An Almost FAO Schwarz Christmas Job


I came back from Manhattan to Grandma Elizabeth’s house and told her my adventures for the day. It included a stop at the toy store, FAO Schwarz. She proceeded to tell me of interviewing for a Christmas job at the store. Her story ended in my mouth dropping open.

The time frame: World War II. Grandma stopped working in 1934 when she gave birth to my mother. Nine years later she had two more children and had moved to her house in Flushing. Interested in earning a bit of money, she visited FAO Schwarz on Fifth Avenue and applied for a Christmas job. They requested references and she supplied the name of her former boss as a personal reference. As she told me, his response went like this: “Reagan wants to come back to work–we want her.” FAO Schwarz so lost out on having her as an employee–Union Carbide wanted her back NINE YEARS later.

Now, Grandma had only been interested in some seasonal work. The former boss told her, “We want you to cover for Edward O’Hare as he goesunion-carbide on an extended honeymoon.” She agreed to do so, and I think the higher pay at Union Carbide aided in the decision. Edward returned and Grandma made like she was heading back home. The boss would have none of that; “We have this position in Long Island City that we would like you to take on.” She told me her response: “Well, I need to be home when my children are home. I am willing to work while they are in school.” This is when my mouth dropped; they let her work those hours.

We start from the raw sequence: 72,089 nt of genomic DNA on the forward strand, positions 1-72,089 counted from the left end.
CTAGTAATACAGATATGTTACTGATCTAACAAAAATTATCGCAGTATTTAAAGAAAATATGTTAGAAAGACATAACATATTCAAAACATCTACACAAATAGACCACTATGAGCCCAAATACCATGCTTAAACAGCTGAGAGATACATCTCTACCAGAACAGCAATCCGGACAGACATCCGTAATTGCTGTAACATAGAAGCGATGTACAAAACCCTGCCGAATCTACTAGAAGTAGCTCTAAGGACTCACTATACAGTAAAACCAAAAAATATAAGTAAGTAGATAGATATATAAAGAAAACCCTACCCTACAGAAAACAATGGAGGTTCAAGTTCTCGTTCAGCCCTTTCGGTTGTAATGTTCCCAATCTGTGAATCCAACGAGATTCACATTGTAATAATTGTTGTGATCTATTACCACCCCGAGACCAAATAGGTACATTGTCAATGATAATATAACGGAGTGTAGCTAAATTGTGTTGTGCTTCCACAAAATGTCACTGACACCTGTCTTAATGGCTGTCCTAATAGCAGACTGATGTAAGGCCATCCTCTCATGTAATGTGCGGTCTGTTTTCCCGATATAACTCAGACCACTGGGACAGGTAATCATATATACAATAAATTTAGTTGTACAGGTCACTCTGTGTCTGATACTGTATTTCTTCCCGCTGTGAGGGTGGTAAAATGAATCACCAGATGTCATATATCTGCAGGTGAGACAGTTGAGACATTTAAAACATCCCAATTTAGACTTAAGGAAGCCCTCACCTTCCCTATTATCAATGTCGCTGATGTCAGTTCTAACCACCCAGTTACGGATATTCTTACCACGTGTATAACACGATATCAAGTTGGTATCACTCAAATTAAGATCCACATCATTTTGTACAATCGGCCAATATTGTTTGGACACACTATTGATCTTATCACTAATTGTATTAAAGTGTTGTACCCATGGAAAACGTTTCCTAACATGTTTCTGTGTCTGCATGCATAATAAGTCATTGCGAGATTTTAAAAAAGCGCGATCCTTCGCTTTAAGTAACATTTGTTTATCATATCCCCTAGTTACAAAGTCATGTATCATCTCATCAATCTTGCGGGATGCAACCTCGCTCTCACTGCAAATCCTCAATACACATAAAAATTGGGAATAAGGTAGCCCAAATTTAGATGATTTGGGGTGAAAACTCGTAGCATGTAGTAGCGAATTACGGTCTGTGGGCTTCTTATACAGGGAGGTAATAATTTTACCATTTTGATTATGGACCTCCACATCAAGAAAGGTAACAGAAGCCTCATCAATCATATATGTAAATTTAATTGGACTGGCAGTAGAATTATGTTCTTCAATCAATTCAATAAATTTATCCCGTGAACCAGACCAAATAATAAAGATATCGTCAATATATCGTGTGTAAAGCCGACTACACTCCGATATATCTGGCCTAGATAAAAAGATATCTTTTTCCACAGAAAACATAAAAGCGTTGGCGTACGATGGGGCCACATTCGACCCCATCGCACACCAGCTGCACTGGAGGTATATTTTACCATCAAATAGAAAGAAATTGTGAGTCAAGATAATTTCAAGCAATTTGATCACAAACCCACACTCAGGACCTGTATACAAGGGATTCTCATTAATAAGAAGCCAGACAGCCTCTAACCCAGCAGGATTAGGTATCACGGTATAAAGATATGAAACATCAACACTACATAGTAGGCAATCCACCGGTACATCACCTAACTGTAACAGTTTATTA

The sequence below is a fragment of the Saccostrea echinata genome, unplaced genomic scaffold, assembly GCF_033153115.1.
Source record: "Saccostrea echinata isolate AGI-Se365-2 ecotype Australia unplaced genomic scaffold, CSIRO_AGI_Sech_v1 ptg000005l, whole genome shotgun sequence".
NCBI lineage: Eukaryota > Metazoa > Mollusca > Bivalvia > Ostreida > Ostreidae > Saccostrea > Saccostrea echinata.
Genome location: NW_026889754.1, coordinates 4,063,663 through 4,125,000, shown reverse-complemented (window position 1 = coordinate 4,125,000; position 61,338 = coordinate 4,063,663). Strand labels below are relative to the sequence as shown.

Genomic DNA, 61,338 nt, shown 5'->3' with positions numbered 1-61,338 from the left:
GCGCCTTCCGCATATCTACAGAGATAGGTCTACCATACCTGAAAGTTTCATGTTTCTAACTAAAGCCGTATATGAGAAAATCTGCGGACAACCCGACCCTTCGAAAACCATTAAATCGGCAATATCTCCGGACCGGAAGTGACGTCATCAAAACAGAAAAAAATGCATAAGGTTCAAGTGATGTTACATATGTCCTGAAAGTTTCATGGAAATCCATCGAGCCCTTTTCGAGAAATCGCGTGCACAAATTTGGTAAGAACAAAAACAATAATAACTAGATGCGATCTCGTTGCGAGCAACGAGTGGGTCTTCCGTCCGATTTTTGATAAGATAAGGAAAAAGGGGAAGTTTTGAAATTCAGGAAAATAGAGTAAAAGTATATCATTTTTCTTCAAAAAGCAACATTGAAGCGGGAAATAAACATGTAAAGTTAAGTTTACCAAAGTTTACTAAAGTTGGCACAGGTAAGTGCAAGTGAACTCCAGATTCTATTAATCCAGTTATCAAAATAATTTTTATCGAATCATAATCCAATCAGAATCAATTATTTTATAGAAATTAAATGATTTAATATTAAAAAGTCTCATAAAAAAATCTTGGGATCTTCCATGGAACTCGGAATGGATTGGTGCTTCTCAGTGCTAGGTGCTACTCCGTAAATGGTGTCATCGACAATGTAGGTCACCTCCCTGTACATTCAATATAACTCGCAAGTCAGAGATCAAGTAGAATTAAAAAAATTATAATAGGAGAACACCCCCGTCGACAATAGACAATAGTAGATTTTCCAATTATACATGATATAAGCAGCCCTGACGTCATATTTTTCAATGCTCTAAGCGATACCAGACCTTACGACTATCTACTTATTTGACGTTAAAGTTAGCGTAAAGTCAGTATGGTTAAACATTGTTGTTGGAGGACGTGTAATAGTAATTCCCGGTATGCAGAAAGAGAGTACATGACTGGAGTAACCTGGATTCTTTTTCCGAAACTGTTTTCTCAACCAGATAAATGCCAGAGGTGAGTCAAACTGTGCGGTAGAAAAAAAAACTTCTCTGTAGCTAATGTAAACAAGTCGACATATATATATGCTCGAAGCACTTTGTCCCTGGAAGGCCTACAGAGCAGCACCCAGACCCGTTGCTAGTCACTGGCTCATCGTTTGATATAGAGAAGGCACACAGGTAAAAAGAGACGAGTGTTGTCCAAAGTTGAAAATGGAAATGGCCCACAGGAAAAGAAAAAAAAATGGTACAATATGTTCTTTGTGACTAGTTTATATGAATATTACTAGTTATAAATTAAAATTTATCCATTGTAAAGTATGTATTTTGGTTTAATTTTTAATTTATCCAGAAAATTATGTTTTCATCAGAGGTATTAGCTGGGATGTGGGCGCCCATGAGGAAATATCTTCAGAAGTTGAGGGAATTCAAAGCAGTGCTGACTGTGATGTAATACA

In the mid-1980s this was every working mother’s dream: a 6-hour workday. My grandma got those hours in the 1940s; and when the men came home from the war, she continued to work at Union Carbide. Now, Grandma had had her mother at home to help with the children. In fact, my Uncle Jim had only been a toddler when this story unfolded. I told the story to my mother seeking an answer. Mom simply stated “Well, they probably got more work out of her in six hours than most people gave them in eight hours.” My mouth still dropped. Grandma Elizabeth must have been a hard worker ,yet also a shrewd negotiator.

Have a Productive Day,

Anne Meixner

Dear Reader, please share your comments and stories that are sparked by this piece. Did your grandparents have a story related to Christmas or related to their workplace? See Contribute for how you can share a story at The Engineers’ Daughter.

2 Comments Add yours

  1. Billie Warrick says:

    Anne –
    Such a great story! She was a great role model for her children too. And that carries on to future generations! – like you 🙂

    1. Anne Meixner says:

      Thanks Billie. I tell people I come from a long line of Irish American Working Women who Knit. This story is part of that heritage. She was smart in a number of ways.

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